A letter by Baptist women forced the seminary to remove him from the post
Paige Patterson, the noted Southern Baptist leader, was expelled from his post during the early hours of May 23. He had faced increasing criticism over the advice he had earlier given to women on instances of rape and marital abuse. Patterson is no longer the president of Southwestern Baptist Theological Seminary.
The Seminary board appointed D. Jeffrey Bingham as interim president. Bingham is dean of the theology school at the seminary working out of Fort Worth, Texas.
Patterson has long been on the defensive in this issue. Allegations have surfaced multiple times that he had counseled women, victims of marital abuse, to pray for the good of their husbands. A media house has published an incident where the Baptist leader allegedly told a woman who was raped to forgive the man who raped her. She was asked not to report this horrific incident to the police.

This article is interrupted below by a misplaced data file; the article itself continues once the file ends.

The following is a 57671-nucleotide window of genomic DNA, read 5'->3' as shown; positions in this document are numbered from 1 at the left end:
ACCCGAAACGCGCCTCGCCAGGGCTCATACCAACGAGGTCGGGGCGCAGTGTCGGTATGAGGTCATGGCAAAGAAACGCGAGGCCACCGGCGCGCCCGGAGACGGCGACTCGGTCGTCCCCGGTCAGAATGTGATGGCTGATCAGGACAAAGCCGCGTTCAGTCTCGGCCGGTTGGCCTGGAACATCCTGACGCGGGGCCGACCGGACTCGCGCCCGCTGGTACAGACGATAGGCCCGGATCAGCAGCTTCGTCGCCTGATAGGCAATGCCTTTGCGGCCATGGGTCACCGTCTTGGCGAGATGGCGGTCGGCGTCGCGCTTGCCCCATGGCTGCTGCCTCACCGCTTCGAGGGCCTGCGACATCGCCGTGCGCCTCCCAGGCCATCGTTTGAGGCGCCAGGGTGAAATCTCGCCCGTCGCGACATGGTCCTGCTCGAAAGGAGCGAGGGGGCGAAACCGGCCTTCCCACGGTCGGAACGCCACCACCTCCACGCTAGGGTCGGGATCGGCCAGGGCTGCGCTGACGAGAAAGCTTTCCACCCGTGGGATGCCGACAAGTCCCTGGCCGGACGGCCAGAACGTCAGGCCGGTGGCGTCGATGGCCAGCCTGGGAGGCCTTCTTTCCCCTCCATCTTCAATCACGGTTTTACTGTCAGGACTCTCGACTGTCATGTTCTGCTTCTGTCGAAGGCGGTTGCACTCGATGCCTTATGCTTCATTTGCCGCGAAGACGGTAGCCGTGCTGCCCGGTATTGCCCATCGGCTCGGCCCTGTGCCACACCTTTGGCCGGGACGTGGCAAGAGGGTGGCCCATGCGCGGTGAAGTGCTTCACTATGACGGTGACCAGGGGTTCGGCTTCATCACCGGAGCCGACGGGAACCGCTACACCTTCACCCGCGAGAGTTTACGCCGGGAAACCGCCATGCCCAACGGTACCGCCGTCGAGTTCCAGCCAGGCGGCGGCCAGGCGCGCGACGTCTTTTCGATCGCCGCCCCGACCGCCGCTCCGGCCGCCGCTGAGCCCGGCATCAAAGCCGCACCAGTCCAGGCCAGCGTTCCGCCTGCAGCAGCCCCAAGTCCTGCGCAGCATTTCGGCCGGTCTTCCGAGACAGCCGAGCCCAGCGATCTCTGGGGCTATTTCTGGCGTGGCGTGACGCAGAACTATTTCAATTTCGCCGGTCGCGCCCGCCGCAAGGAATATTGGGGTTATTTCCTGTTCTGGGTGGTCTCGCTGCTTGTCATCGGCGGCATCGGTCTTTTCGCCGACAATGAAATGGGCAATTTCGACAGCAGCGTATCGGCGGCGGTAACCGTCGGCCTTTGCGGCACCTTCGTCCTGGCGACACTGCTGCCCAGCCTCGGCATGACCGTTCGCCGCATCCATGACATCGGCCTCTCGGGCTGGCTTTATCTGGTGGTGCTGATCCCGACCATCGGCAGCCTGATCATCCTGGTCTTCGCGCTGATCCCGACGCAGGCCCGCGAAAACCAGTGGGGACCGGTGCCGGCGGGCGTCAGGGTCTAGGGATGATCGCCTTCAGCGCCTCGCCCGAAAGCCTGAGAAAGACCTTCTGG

All has not gone bad for the Baptist leader. The board of trustees for Southwestern Baptist Theological Seminary voted for him to be president emeritus during a special meeting which went on for an inordinately long period. It began on Tuesday afternoon and continued until early morning hours of May 23. Majority of board members supported this decision, and it was made effective from that moment.
— Paul R. Seebeck (@paulrse) May 24, 2018
Patterson, 75 years old, was removed after about 2,000 Baptist women expressed shock over the statements made by him. They warned leaders of the Southern Baptist Convention not to permit biblical views of any leadership to be misused in a manner which a leader having any unbiblical view of sexuality, authority, and womanhood be allowed to continue in the leadership role. The final letter forced Patterson to issue an apology titled “An Apology to God's People” saying he was extremely sorry to all women who were wounded by anything he said which lacked clarity or can be deemed inappropriate.
Some recorded instances exist where Patterson's behavior can be considered more than objectionable. One particularly obnoxious event occurred in 2000 when he told a victim of marital violence to return to her husband. She went back as per his advice and came back after a few days later gravely injured. When she asked Patterson on whether he was happy, the reply was that he was happy as the Baptist leader saw her husband in church after a long time. He is also said to be supporting the objectification of women.